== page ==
The search for Flight 370 is heading underwater, via CBS News:
The Australian navy ship Ocean Shield, which is dragging a towed pinger locator from the U.S. Navy, and the British navy's HMS Echo, which has underwater search gear on board, will converge along a 150-mile track in a desolate patch of the southern Indian Ocean, said Angus Houston, the head of a joint agency coordinating the search.
The plane's data recorders emit a ping that can be detected by the equipment on board the ships. But the battery-powered devices stop transmitting the pings about 30 days after a crash - meaning searchers have little time left before the batteries on Flight 370's black boxes die out. Locating the data recorders and wreckage after that is possible, but incredibly difficult.
The underwater search is "targeted" in the sense that officials are sending the two ships to where they think they have the best chance at detecting a ping, but it should be noted that officials have said that there was no new specific information that prompted the decision to go underwater. (The underwater devices, in the words of the Associated Press, "were brought into the effort because there was nothing to lose.") Despite a number of at-the-time promising leads from satellite images and search planes sweeping the area, the search effort has yet to turn up a single piece of debris that can be linked to the missing 777 jetliner.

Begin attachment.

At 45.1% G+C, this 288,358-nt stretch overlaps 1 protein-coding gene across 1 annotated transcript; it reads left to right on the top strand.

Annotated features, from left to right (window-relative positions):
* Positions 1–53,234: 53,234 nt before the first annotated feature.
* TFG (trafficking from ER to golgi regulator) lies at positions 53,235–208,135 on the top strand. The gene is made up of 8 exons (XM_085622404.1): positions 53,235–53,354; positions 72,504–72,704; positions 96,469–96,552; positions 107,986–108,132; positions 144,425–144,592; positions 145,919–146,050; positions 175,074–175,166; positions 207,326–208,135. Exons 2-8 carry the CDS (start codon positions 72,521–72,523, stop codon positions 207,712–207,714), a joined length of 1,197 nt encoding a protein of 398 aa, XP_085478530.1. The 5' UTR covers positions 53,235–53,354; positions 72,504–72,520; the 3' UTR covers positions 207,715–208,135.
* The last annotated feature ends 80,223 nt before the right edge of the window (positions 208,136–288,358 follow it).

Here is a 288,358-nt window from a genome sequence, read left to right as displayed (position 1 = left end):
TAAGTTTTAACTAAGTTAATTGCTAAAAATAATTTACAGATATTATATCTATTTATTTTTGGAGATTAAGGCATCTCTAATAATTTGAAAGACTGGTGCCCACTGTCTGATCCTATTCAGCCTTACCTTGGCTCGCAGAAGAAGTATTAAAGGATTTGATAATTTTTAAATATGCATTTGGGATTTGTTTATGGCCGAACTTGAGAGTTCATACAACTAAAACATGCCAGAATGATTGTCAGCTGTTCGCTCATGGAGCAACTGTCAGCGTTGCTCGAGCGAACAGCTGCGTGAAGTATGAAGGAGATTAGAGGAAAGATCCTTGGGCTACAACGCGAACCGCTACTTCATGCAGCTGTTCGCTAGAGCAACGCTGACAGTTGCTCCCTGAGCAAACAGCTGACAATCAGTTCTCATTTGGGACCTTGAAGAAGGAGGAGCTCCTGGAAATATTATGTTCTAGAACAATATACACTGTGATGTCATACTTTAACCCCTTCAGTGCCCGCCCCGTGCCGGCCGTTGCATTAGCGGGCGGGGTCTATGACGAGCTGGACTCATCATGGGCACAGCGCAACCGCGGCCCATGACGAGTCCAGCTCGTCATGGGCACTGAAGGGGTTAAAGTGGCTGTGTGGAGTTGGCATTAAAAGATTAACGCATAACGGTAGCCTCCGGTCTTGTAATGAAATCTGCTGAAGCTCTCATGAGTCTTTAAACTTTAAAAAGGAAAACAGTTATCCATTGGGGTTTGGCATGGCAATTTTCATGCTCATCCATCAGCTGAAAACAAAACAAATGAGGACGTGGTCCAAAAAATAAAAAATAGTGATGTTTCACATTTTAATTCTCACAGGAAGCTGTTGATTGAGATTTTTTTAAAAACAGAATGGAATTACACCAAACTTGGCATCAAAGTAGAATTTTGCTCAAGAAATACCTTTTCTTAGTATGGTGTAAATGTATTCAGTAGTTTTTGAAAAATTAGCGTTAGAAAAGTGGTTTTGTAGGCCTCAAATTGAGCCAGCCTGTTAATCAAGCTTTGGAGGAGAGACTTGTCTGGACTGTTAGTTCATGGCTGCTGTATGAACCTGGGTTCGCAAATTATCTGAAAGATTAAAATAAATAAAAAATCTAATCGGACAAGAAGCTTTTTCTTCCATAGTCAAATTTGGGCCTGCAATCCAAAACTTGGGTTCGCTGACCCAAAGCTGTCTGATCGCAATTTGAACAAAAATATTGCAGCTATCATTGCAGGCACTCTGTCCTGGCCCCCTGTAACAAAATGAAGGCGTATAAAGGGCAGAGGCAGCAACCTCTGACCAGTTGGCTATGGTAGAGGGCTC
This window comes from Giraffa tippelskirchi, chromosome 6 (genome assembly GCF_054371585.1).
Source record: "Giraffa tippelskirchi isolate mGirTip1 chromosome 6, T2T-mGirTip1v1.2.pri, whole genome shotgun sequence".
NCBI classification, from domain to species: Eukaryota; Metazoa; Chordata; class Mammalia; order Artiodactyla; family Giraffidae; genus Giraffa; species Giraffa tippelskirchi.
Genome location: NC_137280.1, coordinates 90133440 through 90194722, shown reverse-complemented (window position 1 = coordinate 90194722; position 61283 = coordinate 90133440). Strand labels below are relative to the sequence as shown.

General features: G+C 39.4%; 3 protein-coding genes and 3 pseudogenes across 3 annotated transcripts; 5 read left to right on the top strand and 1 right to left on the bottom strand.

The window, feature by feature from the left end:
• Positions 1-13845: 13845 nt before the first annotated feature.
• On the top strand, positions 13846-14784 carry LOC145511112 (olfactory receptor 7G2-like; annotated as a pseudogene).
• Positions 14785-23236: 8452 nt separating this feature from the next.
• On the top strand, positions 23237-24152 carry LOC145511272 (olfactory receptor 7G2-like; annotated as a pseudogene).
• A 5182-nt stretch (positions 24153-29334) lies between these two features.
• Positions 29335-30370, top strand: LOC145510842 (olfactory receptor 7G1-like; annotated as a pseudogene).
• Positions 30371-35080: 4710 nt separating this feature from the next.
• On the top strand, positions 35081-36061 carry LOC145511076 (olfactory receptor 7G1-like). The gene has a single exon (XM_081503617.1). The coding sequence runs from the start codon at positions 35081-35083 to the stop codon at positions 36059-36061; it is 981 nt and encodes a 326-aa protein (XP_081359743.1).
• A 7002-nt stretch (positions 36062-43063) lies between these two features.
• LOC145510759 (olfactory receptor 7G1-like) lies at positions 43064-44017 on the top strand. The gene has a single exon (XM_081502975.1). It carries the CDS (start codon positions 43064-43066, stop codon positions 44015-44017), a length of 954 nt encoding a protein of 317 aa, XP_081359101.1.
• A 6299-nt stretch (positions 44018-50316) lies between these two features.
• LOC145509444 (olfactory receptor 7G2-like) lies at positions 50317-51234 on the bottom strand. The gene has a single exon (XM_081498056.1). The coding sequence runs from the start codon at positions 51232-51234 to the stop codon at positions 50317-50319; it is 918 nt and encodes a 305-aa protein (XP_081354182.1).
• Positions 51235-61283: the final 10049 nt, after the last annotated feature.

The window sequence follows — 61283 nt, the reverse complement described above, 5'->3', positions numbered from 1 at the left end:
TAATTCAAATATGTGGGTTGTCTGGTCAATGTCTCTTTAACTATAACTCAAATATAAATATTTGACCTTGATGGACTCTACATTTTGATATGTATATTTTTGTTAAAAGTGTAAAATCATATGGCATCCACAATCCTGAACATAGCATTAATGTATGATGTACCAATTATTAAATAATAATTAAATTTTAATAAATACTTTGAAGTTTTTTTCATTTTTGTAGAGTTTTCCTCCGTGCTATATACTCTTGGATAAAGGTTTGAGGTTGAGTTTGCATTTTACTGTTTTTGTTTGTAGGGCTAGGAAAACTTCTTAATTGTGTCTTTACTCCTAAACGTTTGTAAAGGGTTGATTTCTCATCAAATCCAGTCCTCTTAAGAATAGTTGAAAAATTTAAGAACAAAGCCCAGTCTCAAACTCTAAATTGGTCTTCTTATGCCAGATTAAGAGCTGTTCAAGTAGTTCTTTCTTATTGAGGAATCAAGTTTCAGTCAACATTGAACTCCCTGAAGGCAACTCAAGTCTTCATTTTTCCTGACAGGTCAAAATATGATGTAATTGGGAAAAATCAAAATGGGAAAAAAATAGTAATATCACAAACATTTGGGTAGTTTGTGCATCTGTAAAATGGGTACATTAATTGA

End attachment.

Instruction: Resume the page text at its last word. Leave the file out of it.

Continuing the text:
Monday will mark 30 days since the plane went missing less than an hour after taking off from Kuala Lumpur, which explains why officials are bringing out the underwater search gear. A week from now, the pinger locator won't have much use. Still, it should be noted that the 30-day figure is largely an estimate, so it's possible that either a) there could be a few extra days of battery life, or b) the battery is actually already dead.